Armed ViolenceNews

DRC, Uganda Military Operations Preventing ADF Rebels From Recruiting

The joint military operation between DR Congo’s FARDC and Uganda’s UPDF prevents recruitment operations among the ADF rebels, while the group, according to o a Major General, is scampering for safety.

Major General Kayanja Muhanga of the Ugandan Peoples Defense Forces (UPDF) has revealed that the joint military operations being carried out by the UPDF and the Democratic Republic of Congo national army, FARDC, against the Allied Democratic Forces (ADF) rebels in the territories of Beni of North Kivu province and Irumu in Ituri province in the eastern DR Congo, have succeeded in cutting the recruitment networks of the rebels.

FARDC and UPDF held a third evaluation meeting yesterday, Friday, Aug. 26, in Fort Portal in Kabarole district of western Uganda. 

“At this stage, the ADF is not yet eradicated, but we have interrupted their contacts, their recruitment of combatants, their logistic supplies and all their networks,” Major General Kayanja Muhanga declared as he rendered an account of the coordination of the joint military operations.

“We have dislodged the ADF from their bastions where they had been for several years. The two forces, FARDC and UPDF, have dislodged the ADF from their fiefs, notably in Yuwa, Tondoli, Lusulubi and Belu,” the Ugandan officer revealed.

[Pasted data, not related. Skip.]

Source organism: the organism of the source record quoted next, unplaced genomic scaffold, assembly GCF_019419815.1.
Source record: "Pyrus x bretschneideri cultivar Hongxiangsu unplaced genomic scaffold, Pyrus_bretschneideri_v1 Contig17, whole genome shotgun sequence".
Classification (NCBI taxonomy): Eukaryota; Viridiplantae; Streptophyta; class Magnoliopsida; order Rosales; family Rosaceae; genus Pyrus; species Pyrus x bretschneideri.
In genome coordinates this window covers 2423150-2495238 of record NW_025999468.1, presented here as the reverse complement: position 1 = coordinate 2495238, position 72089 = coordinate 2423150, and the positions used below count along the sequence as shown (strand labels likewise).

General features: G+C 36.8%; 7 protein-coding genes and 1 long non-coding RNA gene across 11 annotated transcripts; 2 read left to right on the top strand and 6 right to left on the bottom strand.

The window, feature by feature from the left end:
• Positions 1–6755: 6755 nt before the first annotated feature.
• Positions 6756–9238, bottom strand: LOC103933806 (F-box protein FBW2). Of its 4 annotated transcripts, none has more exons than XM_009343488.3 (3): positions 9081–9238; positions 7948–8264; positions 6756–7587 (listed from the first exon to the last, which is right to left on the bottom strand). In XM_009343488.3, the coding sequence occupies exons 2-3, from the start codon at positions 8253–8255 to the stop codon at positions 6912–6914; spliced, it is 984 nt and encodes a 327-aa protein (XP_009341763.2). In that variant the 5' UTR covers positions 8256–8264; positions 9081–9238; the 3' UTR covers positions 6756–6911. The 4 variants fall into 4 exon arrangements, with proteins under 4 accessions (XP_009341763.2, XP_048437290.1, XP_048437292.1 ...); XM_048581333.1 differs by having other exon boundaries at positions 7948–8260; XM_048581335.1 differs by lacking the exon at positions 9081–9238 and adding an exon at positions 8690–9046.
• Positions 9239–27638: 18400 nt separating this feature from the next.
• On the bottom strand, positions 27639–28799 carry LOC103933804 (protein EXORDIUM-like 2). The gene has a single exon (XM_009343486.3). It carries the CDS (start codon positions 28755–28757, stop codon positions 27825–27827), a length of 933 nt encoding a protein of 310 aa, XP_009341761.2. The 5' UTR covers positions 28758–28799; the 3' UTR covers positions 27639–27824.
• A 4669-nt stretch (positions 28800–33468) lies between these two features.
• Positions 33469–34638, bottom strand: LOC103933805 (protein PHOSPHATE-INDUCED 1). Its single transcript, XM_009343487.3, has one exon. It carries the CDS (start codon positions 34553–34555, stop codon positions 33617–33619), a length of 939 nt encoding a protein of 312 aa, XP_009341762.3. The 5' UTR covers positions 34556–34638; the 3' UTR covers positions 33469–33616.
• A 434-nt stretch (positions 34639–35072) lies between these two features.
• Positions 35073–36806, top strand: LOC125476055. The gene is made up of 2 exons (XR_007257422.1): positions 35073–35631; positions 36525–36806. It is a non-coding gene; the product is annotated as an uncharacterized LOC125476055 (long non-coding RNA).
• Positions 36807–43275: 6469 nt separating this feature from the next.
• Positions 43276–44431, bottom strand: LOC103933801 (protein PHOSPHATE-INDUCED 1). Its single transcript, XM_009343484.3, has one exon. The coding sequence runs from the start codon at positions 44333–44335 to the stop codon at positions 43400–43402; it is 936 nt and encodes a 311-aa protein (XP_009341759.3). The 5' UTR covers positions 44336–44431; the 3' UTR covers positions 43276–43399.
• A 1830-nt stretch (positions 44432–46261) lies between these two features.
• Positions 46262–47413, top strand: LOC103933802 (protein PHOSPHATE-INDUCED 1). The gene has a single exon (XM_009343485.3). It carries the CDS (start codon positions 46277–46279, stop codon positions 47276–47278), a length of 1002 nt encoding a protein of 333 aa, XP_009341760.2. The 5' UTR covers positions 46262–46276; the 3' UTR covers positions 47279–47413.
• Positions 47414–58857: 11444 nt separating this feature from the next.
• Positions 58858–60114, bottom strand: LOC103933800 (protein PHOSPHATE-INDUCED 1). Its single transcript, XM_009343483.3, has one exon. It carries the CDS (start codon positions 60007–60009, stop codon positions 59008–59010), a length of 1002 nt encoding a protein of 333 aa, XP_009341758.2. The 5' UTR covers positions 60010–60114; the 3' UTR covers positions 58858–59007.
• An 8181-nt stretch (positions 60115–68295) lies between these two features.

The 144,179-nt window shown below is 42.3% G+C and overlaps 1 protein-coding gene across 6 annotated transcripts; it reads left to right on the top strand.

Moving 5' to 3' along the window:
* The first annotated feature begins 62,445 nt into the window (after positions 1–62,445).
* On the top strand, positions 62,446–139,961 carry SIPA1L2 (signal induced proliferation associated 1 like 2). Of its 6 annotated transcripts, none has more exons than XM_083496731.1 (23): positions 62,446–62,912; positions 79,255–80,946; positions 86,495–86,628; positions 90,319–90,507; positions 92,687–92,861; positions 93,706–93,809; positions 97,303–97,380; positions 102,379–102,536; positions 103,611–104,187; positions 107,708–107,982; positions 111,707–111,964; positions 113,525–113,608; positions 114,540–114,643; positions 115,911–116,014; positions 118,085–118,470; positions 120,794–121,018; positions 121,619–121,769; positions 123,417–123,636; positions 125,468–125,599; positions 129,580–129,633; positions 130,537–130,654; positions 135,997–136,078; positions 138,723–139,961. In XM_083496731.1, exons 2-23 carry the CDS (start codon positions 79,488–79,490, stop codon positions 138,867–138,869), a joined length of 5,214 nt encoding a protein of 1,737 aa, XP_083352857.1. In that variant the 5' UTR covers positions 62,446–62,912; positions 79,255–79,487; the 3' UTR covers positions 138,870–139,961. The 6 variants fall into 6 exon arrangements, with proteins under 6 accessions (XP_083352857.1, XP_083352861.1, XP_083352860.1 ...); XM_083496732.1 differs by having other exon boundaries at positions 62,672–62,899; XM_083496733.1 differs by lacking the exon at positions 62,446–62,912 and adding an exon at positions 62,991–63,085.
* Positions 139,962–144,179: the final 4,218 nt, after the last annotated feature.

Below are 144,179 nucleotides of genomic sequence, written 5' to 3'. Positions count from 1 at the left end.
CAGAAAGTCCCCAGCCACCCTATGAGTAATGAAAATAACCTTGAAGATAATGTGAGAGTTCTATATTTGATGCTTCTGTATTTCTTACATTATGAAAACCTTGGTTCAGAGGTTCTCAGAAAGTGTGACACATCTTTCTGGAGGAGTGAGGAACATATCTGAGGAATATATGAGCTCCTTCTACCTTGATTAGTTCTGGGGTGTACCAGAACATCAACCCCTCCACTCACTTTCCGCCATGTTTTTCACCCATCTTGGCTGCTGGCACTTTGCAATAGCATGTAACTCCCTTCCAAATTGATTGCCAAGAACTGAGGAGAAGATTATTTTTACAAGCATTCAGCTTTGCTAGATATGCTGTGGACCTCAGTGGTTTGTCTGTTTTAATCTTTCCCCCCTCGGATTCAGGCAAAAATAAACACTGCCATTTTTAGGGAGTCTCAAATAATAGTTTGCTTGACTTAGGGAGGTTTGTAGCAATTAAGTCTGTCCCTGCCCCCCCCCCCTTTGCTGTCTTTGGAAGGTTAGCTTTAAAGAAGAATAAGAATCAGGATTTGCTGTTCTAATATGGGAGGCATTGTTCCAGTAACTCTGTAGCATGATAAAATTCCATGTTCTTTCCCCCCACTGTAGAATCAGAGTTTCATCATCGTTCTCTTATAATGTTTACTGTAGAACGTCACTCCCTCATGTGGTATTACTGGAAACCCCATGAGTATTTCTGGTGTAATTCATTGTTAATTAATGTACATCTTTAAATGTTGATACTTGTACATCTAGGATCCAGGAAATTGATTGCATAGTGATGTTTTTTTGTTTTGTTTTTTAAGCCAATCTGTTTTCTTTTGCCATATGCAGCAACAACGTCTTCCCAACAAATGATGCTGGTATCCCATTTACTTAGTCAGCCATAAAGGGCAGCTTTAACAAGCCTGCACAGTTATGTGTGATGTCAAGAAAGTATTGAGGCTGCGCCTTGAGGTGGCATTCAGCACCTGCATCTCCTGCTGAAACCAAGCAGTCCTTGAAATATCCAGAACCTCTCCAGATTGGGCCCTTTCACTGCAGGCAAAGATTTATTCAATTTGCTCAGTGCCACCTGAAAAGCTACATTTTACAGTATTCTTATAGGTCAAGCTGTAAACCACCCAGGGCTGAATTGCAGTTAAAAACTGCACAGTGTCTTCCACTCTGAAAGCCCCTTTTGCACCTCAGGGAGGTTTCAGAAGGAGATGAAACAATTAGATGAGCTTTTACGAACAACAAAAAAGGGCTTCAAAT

The ADF, a predominantly Ugandan Islamic rebel group, arrived in DR Congo in 1995 and has been reinforcing its forces through networks that permit them to recruit locally and externally, notably from East African countries.

The rebellion allied with the Islamic State, which has claimed responsibility for several regional attacks.

The most recent attack claimed by the ADF is on the Butembo prison resulting in the escape of over 800 inmates.

The FARDC and UPDF envisage launching the fourth phase of their operations, but while waiting for the fourth phase, the rebels’ killing and looting continue.

“They have been burning vehicles, looting properties and abducting people from the villages situated on the national highway number four. The authorities have decided to suspend traffic on this road of capital importance which links the provinces of Ituri, North Kivu and Tshopo to Uele province,” a senior Congolese army officer said.

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Chief Bisong Etahoben

Chief Bisong Etahoben is a Cameroonian investigative journalist and traditional ruler. He writes for international media and has participated in several transnational investigations. Etahoben won the first-ever Cameroon Investigative Journalist Award in 1992. He serves as a member of a number of international investigative journalism professional bodies including the Forum for African Investigative Reporters (FAIR). He is HumAngle's Francophone and Central Africa editor.

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